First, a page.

Several cities in Florida have passed ordinances in recent years to ban plastic straws, bags, and polystyrene containers as part of a growing campaign to rid communities of polluting trash. Other communities have resisted the bans out of fear that they’ll get hit with legal challenges from business groups.
Several measures have been filed for the 2019 Florida Legislature on the issue.
A bill introduced by Boca Raton Senate Democrat Kevin Rader would prohibit restaurants and other related businesses from offering customers plastic bags and/or straws. The bill does allow a business to provide a single-use plastic straw for someone with a disability or medical condition. First-time violators would face a $500 fine, and up to $1,000 for subsequent violations.
In response, Republican state Senators Randy Fine (of Palm Bay) and Anthony Sabatini (of Eustis) filed legislation that would authorize restaurants to distribute single-use plastic straws to customers upon request and make them available through dispensers.
Another bill in the Senate, sponsored by Republican Sen.Travis Hutson ( Palm Bay), would allow a restaurant to distribute a plastic straw to a customer only if requested.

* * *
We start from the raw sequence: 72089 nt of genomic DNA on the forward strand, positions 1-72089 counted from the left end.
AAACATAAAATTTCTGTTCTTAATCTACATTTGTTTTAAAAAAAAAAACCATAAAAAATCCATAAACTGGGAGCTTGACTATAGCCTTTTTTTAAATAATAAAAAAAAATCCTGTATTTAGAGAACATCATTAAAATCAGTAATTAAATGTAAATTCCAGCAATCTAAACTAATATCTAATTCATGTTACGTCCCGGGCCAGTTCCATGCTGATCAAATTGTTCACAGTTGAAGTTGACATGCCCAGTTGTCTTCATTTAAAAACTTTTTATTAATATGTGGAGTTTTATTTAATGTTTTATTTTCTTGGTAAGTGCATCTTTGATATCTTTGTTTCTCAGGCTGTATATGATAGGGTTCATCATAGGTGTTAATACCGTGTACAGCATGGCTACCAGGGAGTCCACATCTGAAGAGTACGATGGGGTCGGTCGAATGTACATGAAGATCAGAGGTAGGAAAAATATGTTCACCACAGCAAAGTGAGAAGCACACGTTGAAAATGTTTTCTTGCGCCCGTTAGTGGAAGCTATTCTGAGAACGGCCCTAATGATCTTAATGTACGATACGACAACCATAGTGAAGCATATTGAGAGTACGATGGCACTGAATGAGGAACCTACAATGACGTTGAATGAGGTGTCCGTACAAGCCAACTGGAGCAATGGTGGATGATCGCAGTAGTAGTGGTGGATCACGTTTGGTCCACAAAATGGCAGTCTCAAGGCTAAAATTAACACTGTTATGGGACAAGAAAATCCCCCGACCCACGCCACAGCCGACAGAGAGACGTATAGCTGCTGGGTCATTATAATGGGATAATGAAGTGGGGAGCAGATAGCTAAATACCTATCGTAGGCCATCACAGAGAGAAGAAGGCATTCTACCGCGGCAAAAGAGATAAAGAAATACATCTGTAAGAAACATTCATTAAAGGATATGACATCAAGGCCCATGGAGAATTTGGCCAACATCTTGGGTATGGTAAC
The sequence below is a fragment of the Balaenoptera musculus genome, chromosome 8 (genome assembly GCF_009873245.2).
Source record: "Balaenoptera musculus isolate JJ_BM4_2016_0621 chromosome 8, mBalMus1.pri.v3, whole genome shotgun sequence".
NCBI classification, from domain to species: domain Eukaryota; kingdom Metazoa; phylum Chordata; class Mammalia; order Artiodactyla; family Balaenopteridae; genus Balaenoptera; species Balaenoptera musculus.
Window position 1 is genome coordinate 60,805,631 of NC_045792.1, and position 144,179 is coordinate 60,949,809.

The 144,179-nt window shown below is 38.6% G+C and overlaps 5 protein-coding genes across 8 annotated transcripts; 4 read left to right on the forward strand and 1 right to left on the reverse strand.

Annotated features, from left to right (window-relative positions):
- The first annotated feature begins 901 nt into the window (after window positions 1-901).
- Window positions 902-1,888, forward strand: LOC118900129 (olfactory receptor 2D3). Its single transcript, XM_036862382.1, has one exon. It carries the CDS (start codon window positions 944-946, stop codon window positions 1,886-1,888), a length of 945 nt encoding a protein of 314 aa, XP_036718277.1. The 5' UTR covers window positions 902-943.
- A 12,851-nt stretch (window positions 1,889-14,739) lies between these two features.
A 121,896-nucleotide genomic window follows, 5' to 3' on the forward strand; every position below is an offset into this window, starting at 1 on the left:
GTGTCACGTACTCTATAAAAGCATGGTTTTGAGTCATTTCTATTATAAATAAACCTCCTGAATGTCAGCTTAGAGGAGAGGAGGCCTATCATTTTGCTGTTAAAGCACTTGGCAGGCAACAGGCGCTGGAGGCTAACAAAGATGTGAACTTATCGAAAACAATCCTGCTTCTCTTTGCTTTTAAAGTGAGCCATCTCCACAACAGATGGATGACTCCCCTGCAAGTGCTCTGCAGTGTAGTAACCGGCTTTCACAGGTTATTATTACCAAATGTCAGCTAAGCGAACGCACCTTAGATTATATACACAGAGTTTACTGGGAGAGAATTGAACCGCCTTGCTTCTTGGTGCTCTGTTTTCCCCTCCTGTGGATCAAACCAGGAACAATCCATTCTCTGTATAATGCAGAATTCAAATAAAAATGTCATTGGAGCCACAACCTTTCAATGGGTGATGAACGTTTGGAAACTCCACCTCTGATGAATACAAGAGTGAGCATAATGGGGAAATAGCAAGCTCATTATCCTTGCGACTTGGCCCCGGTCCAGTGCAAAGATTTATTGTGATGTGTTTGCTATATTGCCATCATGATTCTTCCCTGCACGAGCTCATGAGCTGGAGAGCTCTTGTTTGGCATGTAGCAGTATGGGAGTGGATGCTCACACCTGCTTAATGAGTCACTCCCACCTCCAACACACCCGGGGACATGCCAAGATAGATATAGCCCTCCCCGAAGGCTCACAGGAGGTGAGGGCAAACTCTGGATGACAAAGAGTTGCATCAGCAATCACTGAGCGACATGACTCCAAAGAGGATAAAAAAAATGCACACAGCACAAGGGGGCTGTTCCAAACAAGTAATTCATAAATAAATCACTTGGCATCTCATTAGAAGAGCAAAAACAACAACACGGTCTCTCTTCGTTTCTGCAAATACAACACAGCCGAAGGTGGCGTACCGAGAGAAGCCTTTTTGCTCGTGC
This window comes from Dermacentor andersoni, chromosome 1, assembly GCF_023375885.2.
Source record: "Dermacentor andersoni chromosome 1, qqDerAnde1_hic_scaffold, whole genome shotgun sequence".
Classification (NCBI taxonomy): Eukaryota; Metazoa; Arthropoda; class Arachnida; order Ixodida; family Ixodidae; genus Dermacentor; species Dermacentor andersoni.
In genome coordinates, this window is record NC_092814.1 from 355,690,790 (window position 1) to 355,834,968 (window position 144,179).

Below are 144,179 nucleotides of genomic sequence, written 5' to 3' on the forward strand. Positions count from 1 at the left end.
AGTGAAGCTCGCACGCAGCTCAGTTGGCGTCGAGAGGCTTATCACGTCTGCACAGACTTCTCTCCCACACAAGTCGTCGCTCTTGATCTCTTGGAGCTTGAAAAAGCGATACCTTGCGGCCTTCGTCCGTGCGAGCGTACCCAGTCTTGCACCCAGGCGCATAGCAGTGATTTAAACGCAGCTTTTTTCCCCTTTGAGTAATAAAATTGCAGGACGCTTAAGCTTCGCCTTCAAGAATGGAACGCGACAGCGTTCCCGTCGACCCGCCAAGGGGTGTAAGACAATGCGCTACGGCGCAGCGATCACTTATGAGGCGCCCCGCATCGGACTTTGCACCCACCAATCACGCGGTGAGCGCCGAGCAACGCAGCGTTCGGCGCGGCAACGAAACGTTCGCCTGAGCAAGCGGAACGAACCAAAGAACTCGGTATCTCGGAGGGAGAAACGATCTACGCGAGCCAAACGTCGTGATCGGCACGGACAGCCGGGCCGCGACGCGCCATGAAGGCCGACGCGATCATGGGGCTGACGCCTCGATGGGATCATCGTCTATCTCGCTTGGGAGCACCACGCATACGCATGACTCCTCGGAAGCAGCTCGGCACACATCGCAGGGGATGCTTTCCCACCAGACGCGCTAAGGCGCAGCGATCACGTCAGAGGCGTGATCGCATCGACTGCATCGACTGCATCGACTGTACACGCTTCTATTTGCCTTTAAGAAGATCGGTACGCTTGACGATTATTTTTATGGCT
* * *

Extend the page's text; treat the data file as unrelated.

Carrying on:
If passed by the Legislature when it meets this spring, the measures would all but reverse local ordinances passed in cities like Coral Gables and St. Petersburg in recent years.
In early 2016, Coral Gables banned the use of polystyrene foam (also known as Styrofoam), and was immediately sued by the Florida Retail Federation. A judge upheld the ban, but the statewide business group has appealed the decision.
Coral Gables then came back in 2017 to become the first Florida city to ban the use of plastic shopping bags. Last December, the city of St. Petersburg followed up by banning polystyrene foam in 2019 and single-use plastic straws in 2020.
Major cities around the country have banned either plastic straws or plastic bags in recent years, noting that more than 8 billion plastic straws pollute the world’s beaches. Critics of the bans note that eight million tons of plastic flow into oceans every year, but straws make up less than one percent of that source of pollution.